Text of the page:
Cycling advocates push back on summer visitor survey showing decline in summer biking tourism |

Cycling advocates push back on summer visitor survey showing decline in summer biking tourism

Matt Gerzina rides on Emerald Mountain in 2013.
Scott Franz

— Cycling advocates in Steamboat Springs are pushing back against a summer visitor survey that recently led some of the city’s elected officials to question plans for more advanced biking trails in the area.

The survey, which has spurred a debate in the community, was an intercept survey showing that the percentage of visitors who said they biked while they were in town has fallen significantly in the past two years.

Some city leaders recently pointed to the results of the survey as evidence the city might want to invest more of its lodging tax dollars in flatter, more accessible trails instead.

Cycling advocates say, “Not so fast.”

Some claim the survey doesn’t detect increased usage of trails by both locals and visitors.

Others are calling for the city to allow more trails to be built out before judging the success of a broad trail plan.

“I’d like to call (the survey) bogus, but instead, I’ll take some of the conclusions that were made, which is that technical trails aren’t bringing more visitors to town … and, I’d like to point out we have yet to build a single technical trail in the proposal,” trail designer Aryeh Copa said.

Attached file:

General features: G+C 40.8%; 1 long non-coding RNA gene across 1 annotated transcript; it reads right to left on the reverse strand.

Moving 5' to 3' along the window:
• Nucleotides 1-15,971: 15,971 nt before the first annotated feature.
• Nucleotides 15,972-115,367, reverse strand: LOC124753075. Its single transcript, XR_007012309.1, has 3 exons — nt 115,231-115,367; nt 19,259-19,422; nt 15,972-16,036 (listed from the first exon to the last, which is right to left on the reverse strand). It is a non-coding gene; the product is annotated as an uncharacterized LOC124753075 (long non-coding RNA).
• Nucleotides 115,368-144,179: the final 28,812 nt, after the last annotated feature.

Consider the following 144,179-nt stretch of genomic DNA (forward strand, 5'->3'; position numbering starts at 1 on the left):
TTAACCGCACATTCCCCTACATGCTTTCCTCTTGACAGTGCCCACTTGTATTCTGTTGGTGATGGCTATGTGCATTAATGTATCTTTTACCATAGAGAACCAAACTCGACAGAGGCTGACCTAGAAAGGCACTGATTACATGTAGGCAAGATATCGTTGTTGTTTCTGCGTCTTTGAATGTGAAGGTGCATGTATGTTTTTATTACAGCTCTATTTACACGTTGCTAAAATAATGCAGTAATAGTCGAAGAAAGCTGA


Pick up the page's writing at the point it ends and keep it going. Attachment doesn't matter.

Copa, who has been involved with designing more technical trails that are being built on Buffalo Pass with the help of taxpayer money, questioned why some city leaders had reached a conclusion that the more advanced trails aren’t bringing more tourists to town when they haven’t yet been built.

Other cycling advocates also questioned the survey data and urged the Steamboat Springs City Council to be patient when judging whether recent investments in trails had paid off.

“Probably five years after the trails are complete is when you’re going to see the real spike,” Routt County Riders Vice President Eric Meyer said. “It takes word of mouth in the cycling community.”

Meyer noted that the trails proposal that won the backing of millions of dollars of the city’s lodging tax revenue is a multi-use trails proposal, not just a cycling proposal.

The funding is dedicated to trail improvements for the next decade.

“It’s kind of a surprise that two years into a 10 year project, and without quantifiable data, people are questioning the validity of this project,” local cyclist Robin Craigen said.

Craigen said he has noticed more people using the trails in recent years.

To reach Scott Franz, call 970-871-4210, email or follow him on Twitter @ScottFranz10

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